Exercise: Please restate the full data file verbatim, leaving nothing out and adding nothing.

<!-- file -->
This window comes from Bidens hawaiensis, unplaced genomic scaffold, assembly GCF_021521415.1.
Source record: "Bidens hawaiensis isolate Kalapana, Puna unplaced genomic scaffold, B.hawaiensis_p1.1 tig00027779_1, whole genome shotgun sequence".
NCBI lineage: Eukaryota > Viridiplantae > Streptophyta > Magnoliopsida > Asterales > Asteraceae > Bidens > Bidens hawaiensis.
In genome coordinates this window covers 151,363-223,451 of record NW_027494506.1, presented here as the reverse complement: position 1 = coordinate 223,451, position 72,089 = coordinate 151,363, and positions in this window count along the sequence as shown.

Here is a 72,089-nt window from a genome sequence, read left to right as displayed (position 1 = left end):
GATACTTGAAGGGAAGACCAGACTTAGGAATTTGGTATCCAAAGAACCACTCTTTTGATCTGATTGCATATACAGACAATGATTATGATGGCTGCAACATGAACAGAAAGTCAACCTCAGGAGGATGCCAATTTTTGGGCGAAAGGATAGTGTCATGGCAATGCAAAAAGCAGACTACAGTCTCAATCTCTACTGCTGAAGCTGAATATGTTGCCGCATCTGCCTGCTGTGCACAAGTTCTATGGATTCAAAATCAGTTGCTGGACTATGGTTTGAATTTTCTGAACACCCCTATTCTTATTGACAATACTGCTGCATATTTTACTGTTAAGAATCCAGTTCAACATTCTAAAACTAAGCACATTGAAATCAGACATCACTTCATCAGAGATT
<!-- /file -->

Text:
This window comes from Bidens hawaiensis, unplaced genomic scaffold, assembly GCF_021521415.1.
Source record: "Bidens hawaiensis isolate Kalapana, Puna unplaced genomic scaffold, B.hawaiensis_p1.1 tig00027779_1, whole genome shotgun sequence".
NCBI lineage: Eukaryota > Viridiplantae > Streptophyta > Magnoliopsida > Asterales > Asteraceae > Bidens > Bidens hawaiensis.
In genome coordinates this window covers 151,363-223,451 of record NW_027494506.1, presented here as the reverse complement: position 1 = coordinate 223,451, position 72,089 = coordinate 151,363, and positions in this window count along the sequence as shown.

Here is a 72,089-nt window from a genome sequence, read left to right as displayed (position 1 = left end):
GATACTTGAAGGGAAGACCAGACTTAGGAATTTGGTATCCAAAGAACCACTCTTTTGATCTGATTGCATATACAGACAATGATTATGATGGCTGCAACATGAACAGAAAGTCAACCTCAGGAGGATGCCAATTTTTGGGCGAAAGGATAGTGTCATGGCAATGCAAAAAGCAGACTACAGTCTCAATCTCTACTGCTGAAGCTGAATATGTTGCCGCATCTGCCTGCTGTGCACAAGTTCTATGGATTCAAAATCAGTTGCTGGACTATGGTTTGAATTTTCTGAACACCCCTATTCTTATTGACAATACTGCTGCATATTTTACTGTTAAGAATCCAGTTCAACATTCTAAAACTAAGCACATTGAAATCAGACATCACTTCATCAGAGATT